The visitor centre car park at Land’s End was almost empty and ghostly silent. It was just after 10 am on a chilly May morning. The sun was up there somewhere, trying to find its way through a thin layer of hazy clouds. I parked my Royal Enfield motorcycle and switched the engine off. Standing beside the bike, I was quietly surveying the surrounding scene before dashing into a souvenir shop to get a tacky sticker to put on my bike’s windscreen. I’m not a big fan of what to me has become a distasteful blot on an otherwise beautiful Cornish landscape – but needs must, and a guy has to have a tacky sticker.
An unkempt silver Volvo estate car rattled its way towards me, disturbing the stillness of the morning as it scrunched across the gravel. Despite having the choice of what looked like at least a hundred empty spaces to choose from, it ended up right next to me. Why do people do that?
I witnessed an emergency escape drill. The car doors exploded open and Mum, Dad and three hyperactive offspring burst out into what had been a peaceful car park. The kids were in the five- to eight-year-old age range, and they ran around like they’d overdosed on high-caffeine energy drinks. Dad managed a brief nod in my direction, but in a flash the family had slammed the doors shut again and raced off towards the Land’s End sensory cinema experience.
What’s wrong with those guys? Why can’t they take a walk along the clifftops and soak up the natural peace and beauty of the place?
Anyway, in the few seconds while their car doors were open, a musical blast had escaped, to further shatter the serenity of the morning – Pink Floyd, on maximum volume, and with cash register accompaniment, blasting out a few lines of ‘Money’. An excellent choice – maybe I’ll let them off. The tension I sensed as the Volvo first parked next to me fell away. I had to smile as I caught that brief burst of iconic music greatness. I smiled inwardly; it was going to be a good day.
My internal jukebox took over; that song would now be on a continuous loop for several hours. As Dave Gilmour resumed the vocals in my head, my thoughts skipped quickly from how ‘it’s a gas’ seemed such an outdated thing to say, to the rarity of a 7/4 time signature in popular music. I didn’t dwell on it. Standing there quietly amused, I watched the thrill-seekers disappear in search of stimulation before uttering a quiet ‘fair play’ under my breath in admiration of Mum and Dad’s good taste in music.
How appropriate those ‘Money’ lyrics seemed for the Land’s End pleasure park. I began to compose headlines for the day’s travel blog (which sadly no longer exists) in my head. ‘The Last Resort’, ‘Land’s Spend’ and ‘Unhappy End’ were all contenders. I had no problem thinking of colourful words to describe how that magnificent headland had been turned into what I saw as an over-commercialised tourist trap.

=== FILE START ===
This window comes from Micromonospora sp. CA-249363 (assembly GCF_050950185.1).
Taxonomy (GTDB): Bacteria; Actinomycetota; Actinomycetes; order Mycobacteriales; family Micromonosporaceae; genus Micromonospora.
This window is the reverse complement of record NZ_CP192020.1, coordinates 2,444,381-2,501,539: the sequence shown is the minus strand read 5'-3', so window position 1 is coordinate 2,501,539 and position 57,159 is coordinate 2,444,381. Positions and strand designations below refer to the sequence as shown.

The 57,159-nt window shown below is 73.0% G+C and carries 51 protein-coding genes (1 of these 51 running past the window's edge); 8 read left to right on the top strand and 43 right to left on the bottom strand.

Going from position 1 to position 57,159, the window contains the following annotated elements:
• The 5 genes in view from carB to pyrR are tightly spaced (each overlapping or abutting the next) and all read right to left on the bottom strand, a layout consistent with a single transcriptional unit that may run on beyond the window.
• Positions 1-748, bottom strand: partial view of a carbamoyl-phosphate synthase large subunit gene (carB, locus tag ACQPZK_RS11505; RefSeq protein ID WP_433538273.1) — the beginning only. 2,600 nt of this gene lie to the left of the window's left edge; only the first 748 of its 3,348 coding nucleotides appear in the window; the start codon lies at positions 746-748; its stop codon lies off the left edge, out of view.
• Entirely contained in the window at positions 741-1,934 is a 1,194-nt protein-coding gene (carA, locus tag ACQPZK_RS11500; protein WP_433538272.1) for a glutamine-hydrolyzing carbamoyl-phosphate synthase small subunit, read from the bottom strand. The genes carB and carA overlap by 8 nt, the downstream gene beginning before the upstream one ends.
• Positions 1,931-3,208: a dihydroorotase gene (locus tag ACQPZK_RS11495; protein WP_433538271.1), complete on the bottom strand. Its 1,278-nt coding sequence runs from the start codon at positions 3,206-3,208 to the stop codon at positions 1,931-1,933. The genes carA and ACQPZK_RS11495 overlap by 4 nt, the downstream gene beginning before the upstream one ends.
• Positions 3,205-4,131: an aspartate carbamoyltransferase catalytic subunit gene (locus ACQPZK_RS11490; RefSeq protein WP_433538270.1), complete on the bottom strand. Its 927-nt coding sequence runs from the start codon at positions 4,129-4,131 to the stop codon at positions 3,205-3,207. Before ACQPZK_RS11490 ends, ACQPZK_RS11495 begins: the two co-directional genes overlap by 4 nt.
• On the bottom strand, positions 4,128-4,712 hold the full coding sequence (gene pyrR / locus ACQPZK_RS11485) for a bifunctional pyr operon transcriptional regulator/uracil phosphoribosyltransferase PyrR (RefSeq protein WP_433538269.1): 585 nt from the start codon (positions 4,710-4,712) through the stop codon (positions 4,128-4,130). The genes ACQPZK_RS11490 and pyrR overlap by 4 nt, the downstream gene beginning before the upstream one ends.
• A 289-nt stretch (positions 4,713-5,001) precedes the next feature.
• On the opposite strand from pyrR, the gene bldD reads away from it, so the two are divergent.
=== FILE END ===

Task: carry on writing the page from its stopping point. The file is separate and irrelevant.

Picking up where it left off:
But then I thought, wait a second – if I was an eight-year-old Wallace & Gromit fan, or a parent looking for something to hold a kid’s attention for an hour, I might see things differently. You pays your money…
Anyway, I was there now; I just had to dash in, buy that sticker and get on my way. Pink Floyd’s ‘Money’ continued to play in my head. It was enough of a distraction to avoid thinking about the irony of my trinket raid. I undoubtedly was in the right.
That song took me back in time, the way songs do, to when I first heard it. I was a nineteen-year-old again, at college in Kent in 1973. All flares and denim.
It’s magic, isn’t it? You catch part of a song or tune from the past, and you’re spirited back to that first time. If I hear ‘Happy Talk’ from South Pacific, I can still see the old Bush stereogram in our 1960s lounge, when I was about eight. The Beatle’s ‘She’s Leaving Home’ whisks me back to a steam-driven fairground as a thirteen-year-old, and The Beach Boys’ ‘Good Vibrations’ is a sweltering day on the beach at Newquay as a teenager. I can sense the warm sand under my feet, squeezing between my toes. I only have to hear a handful of notes from ‘I’m Not In Love’ by 10cc, and I’m twenty again, in my first car, a little lime-green Mini, pulled over to the side of the road in Moseley, Birmingham, with the radio turned up to the max. I’m there… it’s May 1975 and I’ve just left home to live in a strange unknown city. I can smell the mustiness of the damp gutters that loosely held the car’s sliding windows. I’ve got that nervous excitement of leaving home, starting a fresh job, with places to go, things to do, girls to meet… and I wasn’t in love.
Everyone knows that feeling of being transported back in time. You’re thinking of your examples right now. The phenomenon even has a scientific acronym – MEAM, or Music Evoked Autobiographical Memory. As our neural networks develop, they somehow associate life experiences with the music of the moment. You hear the music and retrieve the associated memory. There must be some evolutionary explanation, but I don’t know what it is. And it’s not just music. Fond memories and feelings come flooding back when I catch a whiff of mown grass or two-stroke engine exhaust. The memories associated with the smell of baby sick are more mixed.
Book quotes can have the same effect. No really, stay with me on this. It’s known as Literary Evoked Autobiographical Memory – LEAM. Well, it is now because I just made it up. I can read a few lines from a book and I’m transported to when I first read them, to the time, the place and my feelings.
The opening lines of John Hillaby’s Journey through Britain, published in 1968, describe an incident that happened a few weeks into his epic walk. He’s in a forest somewhere along the border between England and Wales… and he’s lost. Whenever I read the opening lines, I’m a fifteen-year-old lad in Kent, reading the book for the first time, shortly after it had been published. Our family had moved to a new house, I was attending my third secondary school in four years, and to put it mildly, I wasn’t very happy about it.